In his 1996 book, The Web of Life, Fritjof Capra wrote brilliantly about the need for a new paradigm — a deep ecological shift — in our collective thinking as a species.

‘There are solutions to the major problems of our time, some of them even simple. But they require a radical shift in our perceptions, our thinking, our values. And, indeed, we are now at the beginning of such a fundamental change of worldview in science and society, a change of paradigms as radical as the Copernican revolution. But this realization has not dawned on most of our political leaders.

Not only do our leaders fail to see how different problems are interrelated; they also refuse to recognize how their so-called solutions affect future generations. From the systemic point of view, the only viable solutions are those that are “sustainable”. The concept of sustainability has become a key concept in the ecology movement and is indeed crucial. Lester Brown of the Worldwatch Institute has given a simple, clear and beautiful definition: “A sustainable society is one that satisfies its needs without diminishing the prospects of future generations.”

In another article, I had offered that Nature puts all species (including humans) in balance with everything else. And this pandemic clearly reminds us to balance our ways before the planet does it for us. Nature is always re-writing its code of life making the COVID-19 crisis a stark reminder of its ways. Our obsession that everything has to be based on profit maximisation and shareholder value has created a nightmare economy for many. The theories guiding our economic decisions are obsolete as they do not account for the negative externalities*** when we take from the natural world.

The Vaccine is NOT the (Whole) Solution

We are increasingly reliant on technology that automates bias. These systems were crafted by people who made hundreds of the decisions, big and small, that led to the world we live in.

“(But) in our silo-ed world the crises that we perceive and address are also silo-ed, as is the habit of finding silo-ed solutions. Much like chopping off the Hydra’s heads, the resulting solutions that do not address the complexity seem only to generate more [negative] consequences⁶.

The Hydra grows new heads every time one is chopped off.

The most serious problems facing us now are not in any particular institution, but rather in the relationship between them.

If change is made it is a consequence of a shift not only in the problematized part, but in the combined conditions in which the system exists, be it a person, organization, forest, or society. Like an ecosystem the interdependencies of the institutional systems are interlinked and steeped together in patterns that make it difficult to create whole systems change,” explains Nora Bateson.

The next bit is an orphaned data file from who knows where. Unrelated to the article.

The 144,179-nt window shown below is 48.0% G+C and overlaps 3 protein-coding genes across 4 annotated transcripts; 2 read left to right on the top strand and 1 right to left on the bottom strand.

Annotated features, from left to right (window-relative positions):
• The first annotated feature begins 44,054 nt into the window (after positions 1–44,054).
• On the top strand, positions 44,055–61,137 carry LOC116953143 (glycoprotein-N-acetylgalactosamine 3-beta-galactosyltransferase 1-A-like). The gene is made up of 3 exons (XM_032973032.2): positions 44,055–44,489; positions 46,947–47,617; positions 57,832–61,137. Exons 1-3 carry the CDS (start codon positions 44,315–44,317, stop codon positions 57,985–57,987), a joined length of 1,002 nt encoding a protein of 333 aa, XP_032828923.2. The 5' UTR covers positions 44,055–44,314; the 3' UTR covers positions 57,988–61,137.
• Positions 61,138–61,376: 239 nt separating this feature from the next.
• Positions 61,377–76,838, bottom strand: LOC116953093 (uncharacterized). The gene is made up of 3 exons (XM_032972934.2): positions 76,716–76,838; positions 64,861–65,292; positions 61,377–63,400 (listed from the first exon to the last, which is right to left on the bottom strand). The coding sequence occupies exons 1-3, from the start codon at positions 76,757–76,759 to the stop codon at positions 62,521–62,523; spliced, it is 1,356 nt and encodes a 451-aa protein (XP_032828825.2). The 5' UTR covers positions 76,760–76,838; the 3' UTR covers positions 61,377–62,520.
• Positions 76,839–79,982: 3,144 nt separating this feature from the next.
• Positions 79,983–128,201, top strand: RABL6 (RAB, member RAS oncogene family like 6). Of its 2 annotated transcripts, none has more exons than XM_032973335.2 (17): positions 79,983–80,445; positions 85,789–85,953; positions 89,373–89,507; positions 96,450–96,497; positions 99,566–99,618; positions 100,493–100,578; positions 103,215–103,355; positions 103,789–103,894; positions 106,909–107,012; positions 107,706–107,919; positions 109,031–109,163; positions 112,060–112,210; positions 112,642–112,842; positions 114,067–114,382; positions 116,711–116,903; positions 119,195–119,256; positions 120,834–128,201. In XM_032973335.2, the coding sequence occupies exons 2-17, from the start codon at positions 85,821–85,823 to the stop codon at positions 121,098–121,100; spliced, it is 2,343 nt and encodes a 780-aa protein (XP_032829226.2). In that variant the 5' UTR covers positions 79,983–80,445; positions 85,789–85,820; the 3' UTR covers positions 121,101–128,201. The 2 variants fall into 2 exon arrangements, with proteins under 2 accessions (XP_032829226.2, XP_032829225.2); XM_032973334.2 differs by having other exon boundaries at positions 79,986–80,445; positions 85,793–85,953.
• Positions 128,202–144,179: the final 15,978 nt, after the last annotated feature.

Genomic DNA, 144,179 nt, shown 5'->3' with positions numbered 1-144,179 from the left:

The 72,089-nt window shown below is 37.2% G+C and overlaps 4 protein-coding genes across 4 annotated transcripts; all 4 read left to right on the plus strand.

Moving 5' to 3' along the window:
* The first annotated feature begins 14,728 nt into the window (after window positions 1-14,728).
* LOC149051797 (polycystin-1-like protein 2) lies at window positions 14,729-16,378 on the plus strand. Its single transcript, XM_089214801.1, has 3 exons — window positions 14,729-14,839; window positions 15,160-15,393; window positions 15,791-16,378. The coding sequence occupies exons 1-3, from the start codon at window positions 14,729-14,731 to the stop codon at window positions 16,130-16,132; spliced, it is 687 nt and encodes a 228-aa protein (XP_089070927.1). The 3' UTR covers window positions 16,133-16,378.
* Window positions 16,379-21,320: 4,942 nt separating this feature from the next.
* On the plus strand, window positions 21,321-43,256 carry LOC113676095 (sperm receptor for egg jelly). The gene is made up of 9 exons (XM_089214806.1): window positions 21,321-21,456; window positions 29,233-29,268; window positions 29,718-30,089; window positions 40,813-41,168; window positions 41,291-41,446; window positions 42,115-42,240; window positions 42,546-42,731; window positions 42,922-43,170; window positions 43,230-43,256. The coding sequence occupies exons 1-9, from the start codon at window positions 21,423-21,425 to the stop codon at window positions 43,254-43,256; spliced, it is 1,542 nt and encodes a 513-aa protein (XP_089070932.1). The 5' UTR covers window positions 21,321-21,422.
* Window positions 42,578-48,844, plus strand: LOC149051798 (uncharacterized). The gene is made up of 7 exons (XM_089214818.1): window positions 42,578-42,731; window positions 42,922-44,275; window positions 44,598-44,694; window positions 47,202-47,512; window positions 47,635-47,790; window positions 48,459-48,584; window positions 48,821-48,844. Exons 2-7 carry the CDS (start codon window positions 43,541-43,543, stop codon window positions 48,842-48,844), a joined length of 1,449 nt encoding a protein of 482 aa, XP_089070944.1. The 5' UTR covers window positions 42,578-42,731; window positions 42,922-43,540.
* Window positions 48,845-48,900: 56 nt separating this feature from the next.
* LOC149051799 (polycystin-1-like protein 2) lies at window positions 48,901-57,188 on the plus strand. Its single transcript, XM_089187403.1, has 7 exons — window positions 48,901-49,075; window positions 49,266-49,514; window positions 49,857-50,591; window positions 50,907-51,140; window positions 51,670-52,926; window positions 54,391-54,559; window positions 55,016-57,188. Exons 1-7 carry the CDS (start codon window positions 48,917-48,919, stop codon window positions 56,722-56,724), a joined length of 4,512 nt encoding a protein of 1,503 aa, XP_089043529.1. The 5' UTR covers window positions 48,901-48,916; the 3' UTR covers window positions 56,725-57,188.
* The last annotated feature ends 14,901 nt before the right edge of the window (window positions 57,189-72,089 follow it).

“If we actually want to change something, there’s very little realistic impact we can have on external factors. It’s more our internal functioning as a society that can change,” says Sabin Roman, research assistant at Centre for the Study of Existential Risk at Cambridge University.

This internal functioning starts at the individual level. It doesn’t take much to understand that keeping the quest for material well-being down to what we need (agreed that prosperity is subjective), is likely more sustainable than the mindset of mindless greed.

Our fears, hopes and aspirations are firmly founded in the future. Part of the reason that people accumulate materials is to save for a “rainy day”, and this illusory safety-net ensnares them.

April Rinne (look out for her book Flux, releasing this August) explains what it means to let go of the future,

“letting go does not mean giving up or somehow failing. It is not surrender. It does mean letting go of our fears about the future, fears that hijack our brains and ability to function as our best selves. I would like to focus on what we could finally have time to learn, try, and invest our time in, especially at little to no cost. Relationships, sleep, mindfulness, and presence seem like great places to start.”

My belief is that individual transformation has exponential effects. Before we know it, it affects whole communities and spreads through society. The trick is the return of our collective consciousness to the natural order. If we collectively create a counter epidemic of sustainable behaviours, we will have learnt and leveraged the now possible. (Btw, there’s no such thing as the new normal or next normal or any ‘normal’.)

Systems thinking pioneer, Gregory Bateson, an English anthropologist, social scientist and cyberneticist, whose work intersected that of many other fields wrote, ‘the major problems in the world are the result of the difference between how nature works and the way people think,’ adding, ‘both society and the environment are profoundly sick, skewed and ravaged by the Western obsession with control and power, a mindset made all the more destructive by advances in technology. However, any attempt to put things right with more intervention and more technology can only be another manifestation of the same wrongheadedness.’

The shift is underway; part of the problem has been that, globally, nationally and personally, we try to solve problems piecemeal or using “afterthought as a tool”. Most of the problems we are facing today span interrelationships between soil, foliage, animals, weather patterns, bacteria and so on.

The natural order includes our species, but the converse is not true.

>> The mechanistic, reductionist, efficiency-driven approach must be replaced by systems thinking,
>> Anthropocentric approaches must be discarded to give way to planet-centric design,
>> New forms of research must deliver information that includes the interdependency within complex systems.